10: Make it easy

Your help desk system needs to be useful to your users. If you wind up with a system that is overly complicated, it will hinder your company's ability to work smoothly. The point of a help desk is "help." Over the period I spent testing various tools, I came across very easy tools and insanely difficult tools. Fortunately, most tools offer an online demo or a trial period. Take advantage of that to find out if the tool you are considering is user-friendly enough for your employees. Otherwise, you may find your help desk system is more hindrance than help. For the sake of your employees and your clients, choose wisely.

A critical tool

Remember, this tool will serve a much greater purpose than allowing clients to tell you they are having trouble. It will make your workflow reliable and productive, and far fewer tickets will fall through the cracks.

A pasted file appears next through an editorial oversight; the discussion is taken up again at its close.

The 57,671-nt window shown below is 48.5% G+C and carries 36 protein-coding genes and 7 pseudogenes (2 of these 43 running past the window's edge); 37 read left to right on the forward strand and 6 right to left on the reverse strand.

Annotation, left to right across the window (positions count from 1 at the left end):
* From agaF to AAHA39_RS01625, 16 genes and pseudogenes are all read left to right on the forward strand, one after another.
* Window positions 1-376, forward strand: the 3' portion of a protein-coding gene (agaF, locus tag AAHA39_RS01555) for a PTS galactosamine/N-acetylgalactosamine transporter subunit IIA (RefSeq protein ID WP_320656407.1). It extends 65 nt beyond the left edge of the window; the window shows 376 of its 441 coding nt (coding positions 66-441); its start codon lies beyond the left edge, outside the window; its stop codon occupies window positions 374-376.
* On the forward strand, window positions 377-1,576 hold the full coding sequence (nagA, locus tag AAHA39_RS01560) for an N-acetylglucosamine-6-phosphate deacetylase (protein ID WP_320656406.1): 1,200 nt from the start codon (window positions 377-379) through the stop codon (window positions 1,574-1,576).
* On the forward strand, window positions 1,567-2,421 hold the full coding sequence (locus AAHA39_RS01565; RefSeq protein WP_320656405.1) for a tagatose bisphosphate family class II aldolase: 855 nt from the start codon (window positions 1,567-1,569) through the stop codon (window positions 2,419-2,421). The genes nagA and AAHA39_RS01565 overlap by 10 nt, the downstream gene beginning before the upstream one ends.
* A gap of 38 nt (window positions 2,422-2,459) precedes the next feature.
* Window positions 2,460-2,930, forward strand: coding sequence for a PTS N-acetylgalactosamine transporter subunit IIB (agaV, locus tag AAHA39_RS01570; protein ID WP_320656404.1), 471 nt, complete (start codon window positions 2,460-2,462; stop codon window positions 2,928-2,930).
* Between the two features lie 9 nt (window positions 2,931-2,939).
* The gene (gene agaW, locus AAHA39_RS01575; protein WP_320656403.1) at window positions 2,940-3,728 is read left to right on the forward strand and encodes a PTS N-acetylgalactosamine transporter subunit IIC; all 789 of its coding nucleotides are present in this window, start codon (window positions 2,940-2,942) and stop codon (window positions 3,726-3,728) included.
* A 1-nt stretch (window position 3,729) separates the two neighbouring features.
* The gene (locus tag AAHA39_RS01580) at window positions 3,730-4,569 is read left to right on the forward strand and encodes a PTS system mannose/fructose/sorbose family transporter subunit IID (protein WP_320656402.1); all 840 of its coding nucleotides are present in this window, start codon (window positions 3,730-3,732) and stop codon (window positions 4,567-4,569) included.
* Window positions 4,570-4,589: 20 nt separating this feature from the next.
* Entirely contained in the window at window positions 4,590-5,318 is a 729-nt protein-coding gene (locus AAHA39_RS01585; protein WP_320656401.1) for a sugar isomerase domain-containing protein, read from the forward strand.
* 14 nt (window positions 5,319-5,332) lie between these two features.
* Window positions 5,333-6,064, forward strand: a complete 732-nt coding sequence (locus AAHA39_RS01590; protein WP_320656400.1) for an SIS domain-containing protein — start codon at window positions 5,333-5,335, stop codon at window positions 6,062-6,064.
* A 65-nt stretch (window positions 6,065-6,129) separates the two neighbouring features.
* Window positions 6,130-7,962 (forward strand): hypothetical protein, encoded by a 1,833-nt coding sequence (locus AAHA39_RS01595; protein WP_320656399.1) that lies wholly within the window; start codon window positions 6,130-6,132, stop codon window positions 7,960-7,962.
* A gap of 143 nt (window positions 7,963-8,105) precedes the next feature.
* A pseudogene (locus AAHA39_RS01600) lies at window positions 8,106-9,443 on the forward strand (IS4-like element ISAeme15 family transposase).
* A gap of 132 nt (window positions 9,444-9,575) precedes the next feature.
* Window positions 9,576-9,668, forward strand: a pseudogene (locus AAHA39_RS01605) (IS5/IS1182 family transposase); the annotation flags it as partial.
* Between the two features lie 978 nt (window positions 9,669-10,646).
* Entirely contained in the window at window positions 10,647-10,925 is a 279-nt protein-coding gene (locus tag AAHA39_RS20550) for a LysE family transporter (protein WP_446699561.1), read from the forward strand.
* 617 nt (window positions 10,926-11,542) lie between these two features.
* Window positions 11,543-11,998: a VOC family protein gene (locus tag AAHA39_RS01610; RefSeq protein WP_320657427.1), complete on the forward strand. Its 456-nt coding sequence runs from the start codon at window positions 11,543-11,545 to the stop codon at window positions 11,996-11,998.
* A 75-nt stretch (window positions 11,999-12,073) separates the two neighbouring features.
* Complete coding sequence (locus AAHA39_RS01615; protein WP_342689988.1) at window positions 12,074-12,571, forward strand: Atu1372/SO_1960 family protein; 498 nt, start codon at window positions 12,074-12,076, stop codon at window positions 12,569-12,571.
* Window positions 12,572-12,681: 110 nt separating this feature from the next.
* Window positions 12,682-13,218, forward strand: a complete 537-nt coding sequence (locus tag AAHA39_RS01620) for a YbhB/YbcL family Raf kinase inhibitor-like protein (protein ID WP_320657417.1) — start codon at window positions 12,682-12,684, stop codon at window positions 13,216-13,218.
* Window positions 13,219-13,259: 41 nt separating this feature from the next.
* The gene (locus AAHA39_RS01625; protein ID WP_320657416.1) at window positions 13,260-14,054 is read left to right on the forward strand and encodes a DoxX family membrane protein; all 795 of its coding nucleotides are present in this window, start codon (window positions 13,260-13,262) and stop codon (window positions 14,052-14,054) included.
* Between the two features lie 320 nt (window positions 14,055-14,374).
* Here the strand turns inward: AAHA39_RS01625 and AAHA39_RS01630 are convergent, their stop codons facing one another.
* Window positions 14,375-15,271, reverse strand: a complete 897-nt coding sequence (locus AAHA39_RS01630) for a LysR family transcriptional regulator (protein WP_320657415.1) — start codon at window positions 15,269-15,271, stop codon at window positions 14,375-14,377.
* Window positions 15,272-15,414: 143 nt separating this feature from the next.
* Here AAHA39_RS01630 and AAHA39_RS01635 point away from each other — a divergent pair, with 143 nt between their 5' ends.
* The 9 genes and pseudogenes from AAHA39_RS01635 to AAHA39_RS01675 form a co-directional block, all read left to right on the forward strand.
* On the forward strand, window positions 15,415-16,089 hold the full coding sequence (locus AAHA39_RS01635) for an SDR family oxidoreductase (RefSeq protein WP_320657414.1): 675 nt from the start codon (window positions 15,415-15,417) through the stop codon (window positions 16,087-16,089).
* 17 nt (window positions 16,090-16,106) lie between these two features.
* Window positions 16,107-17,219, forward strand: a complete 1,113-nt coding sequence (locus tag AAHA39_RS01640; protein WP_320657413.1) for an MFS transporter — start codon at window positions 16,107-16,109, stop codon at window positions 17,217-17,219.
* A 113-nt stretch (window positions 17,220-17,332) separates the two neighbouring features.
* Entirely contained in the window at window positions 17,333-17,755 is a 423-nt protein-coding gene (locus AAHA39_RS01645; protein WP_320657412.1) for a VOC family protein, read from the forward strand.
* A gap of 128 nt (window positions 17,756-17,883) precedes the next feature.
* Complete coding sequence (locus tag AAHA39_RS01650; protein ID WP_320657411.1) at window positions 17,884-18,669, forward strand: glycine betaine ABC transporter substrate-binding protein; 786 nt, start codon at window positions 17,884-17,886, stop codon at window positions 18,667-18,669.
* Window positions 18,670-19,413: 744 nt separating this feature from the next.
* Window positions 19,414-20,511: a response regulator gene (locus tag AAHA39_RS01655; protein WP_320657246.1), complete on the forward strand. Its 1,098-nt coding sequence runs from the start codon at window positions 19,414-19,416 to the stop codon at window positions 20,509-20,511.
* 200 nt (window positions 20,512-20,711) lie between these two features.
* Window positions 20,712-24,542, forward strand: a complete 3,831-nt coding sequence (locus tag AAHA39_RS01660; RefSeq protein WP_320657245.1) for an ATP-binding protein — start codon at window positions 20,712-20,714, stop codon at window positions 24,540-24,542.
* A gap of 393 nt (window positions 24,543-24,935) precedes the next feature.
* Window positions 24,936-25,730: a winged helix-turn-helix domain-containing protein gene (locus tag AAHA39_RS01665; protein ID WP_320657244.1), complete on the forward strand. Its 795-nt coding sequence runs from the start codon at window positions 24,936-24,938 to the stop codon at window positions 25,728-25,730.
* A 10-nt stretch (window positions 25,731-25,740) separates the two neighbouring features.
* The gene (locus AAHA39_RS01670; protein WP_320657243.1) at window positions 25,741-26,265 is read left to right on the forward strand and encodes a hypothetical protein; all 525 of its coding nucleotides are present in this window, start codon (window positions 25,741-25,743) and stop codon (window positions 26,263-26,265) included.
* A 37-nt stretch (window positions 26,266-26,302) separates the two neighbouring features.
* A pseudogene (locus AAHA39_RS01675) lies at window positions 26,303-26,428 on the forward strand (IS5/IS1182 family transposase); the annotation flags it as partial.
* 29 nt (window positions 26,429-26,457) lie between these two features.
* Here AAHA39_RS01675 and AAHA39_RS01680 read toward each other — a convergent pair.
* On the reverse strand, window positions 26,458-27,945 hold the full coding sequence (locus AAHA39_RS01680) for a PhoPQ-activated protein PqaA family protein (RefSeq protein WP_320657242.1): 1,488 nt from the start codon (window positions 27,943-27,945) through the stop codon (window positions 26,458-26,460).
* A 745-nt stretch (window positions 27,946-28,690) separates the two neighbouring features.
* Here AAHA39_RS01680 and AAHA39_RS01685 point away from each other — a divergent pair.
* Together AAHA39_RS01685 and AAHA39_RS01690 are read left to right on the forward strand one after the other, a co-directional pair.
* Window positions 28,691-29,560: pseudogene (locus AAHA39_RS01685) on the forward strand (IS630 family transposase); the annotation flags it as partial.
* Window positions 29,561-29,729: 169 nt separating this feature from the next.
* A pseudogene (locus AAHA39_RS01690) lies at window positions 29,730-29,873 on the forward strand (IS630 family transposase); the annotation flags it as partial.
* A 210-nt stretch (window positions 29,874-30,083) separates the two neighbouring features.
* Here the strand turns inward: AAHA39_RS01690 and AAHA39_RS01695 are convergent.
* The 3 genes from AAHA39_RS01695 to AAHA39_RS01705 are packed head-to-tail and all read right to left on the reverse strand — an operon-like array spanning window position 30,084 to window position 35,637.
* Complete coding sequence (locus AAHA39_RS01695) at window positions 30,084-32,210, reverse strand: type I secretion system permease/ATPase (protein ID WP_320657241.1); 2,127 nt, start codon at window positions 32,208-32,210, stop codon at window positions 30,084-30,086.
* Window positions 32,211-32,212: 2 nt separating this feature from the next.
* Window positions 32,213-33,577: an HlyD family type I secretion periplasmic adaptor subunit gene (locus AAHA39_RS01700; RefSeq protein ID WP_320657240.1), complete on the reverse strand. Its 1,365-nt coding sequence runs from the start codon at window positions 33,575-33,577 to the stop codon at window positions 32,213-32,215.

If you have good (or bad) things to say about the help desk systems you've used, share your experiences with other TechRepublic members.

About

Jack Wallen is an award-winning writer for TechRepublic and Linux.com. He’s an avid promoter of open source and the voice of The Android Expert. For more news about Jack Wallen, visit his website getjackd.net.

75 comments
chapbrisk
chapbrisk

Hi Jack,


Thanks for the great article, do you have any feedback on Cayzu Help Desk (http://www.cayzu.com) or SupportBee (https://supportbee.com/) ? I see that Cayzu has a lot of features and has a great price right now. Just not sure if I need all those features and if my better choice would be SupportBee as they only deal with email?

c0r50
c0r50

Using Pink Veirfy Assestments, by PinkElephant, i found OTRS as the best choice. The best of OTRS is that they have a schedule of upgrades, and now it is very simple to install it. Take a look, it is very flexible and configurable, Even the tickets are very simple to create. May be the cons. are in the Change management process, it is a little bit messy, but it works. But it has several pros and plus, and it is free.